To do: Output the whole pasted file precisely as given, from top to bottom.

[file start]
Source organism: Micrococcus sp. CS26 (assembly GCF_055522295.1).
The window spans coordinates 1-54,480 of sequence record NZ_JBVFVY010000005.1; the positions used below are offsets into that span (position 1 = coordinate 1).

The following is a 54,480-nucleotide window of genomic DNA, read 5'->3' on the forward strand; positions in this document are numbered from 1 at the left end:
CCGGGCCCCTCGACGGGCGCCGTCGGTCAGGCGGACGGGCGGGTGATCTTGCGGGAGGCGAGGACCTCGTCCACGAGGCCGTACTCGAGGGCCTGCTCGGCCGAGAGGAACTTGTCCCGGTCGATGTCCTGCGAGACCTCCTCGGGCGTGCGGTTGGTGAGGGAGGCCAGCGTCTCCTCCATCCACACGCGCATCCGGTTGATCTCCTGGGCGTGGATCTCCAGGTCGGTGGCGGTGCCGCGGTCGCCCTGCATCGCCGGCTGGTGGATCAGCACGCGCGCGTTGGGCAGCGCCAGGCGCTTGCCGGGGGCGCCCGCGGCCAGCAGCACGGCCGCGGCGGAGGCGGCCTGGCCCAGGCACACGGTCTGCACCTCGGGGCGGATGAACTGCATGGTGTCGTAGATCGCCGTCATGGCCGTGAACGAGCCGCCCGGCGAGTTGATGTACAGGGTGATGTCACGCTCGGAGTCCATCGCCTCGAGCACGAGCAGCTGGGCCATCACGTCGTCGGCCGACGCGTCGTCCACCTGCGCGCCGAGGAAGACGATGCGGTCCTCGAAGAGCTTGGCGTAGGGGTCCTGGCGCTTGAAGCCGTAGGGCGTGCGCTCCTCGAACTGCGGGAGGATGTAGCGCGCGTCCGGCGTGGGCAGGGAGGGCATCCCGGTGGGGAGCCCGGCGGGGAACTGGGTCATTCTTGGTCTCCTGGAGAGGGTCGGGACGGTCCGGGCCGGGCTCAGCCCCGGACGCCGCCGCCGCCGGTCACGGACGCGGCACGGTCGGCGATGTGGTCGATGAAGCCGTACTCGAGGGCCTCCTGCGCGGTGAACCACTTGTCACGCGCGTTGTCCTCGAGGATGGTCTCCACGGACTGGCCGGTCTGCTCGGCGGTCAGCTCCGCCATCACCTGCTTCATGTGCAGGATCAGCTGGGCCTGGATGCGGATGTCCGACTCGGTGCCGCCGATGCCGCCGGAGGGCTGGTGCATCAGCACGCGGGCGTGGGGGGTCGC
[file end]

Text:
Source organism: Micrococcus sp. CS26 (assembly GCF_055522295.1).
The window spans coordinates 1-54,480 of sequence record NZ_JBVFVY010000005.1; the positions used below are offsets into that span (position 1 = coordinate 1).

The following is a 54,480-nucleotide window of genomic DNA, read 5'->3' on the forward strand; positions in this document are numbered from 1 at the left end:
CCGGGCCCCTCGACGGGCGCCGTCGGTCAGGCGGACGGGCGGGTGATCTTGCGGGAGGCGAGGACCTCGTCCACGAGGCCGTACTCGAGGGCCTGCTCGGCCGAGAGGAACTTGTCCCGGTCGATGTCCTGCGAGACCTCCTCGGGCGTGCGGTTGGTGAGGGAGGCCAGCGTCTCCTCCATCCACACGCGCATCCGGTTGATCTCCTGGGCGTGGATCTCCAGGTCGGTGGCGGTGCCGCGGTCGCCCTGCATCGCCGGCTGGTGGATCAGCACGCGCGCGTTGGGCAGCGCCAGGCGCTTGCCGGGGGCGCCCGCGGCCAGCAGCACGGCCGCGGCGGAGGCGGCCTGGCCCAGGCACACGGTCTGCACCTCGGGGCGGATGAACTGCATGGTGTCGTAGATCGCCGTCATGGCCGTGAACGAGCCGCCCGGCGAGTTGATGTACAGGGTGATGTCACGCTCGGAGTCCATCGCCTCGAGCACGAGCAGCTGGGCCATCACGTCGTCGGCCGACGCGTCGTCCACCTGCGCGCCGAGGAAGACGATGCGGTCCTCGAAGAGCTTGGCGTAGGGGTCCTGGCGCTTGAAGCCGTAGGGCGTGCGCTCCTCGAACTGCGGGAGGATGTAGCGCGCGTCCGGCGTGGGCAGGGAGGGCATCCCGGTGGGGAGCCCGGCGGGGAACTGGGTCATTCTTGGTCTCCTGGAGAGGGTCGGGACGGTCCGGGCCGGGCTCAGCCCCGGACGCCGCCGCCGCCGGTCACGGACGCGGCACGGTCGGCGATGTGGTCGATGAAGCCGTACTCGAGGGCCTCCTGCGCGGTGAACCACTTGTCACGCGCGTTGTCCTCGAGGATGGTCTCCACGGACTGGCCGGTCTGCTCGGCGGTCAGCTCCGCCATCACCTGCTTCATGTGCAGGATCAGCTGGGCCTGGATGCGGATGTCCGACTCGGTGCCGCCGATGCCGCCGGAGGGCTGGTGCATCAGCACGCGGGCGTGGGGGGTCGC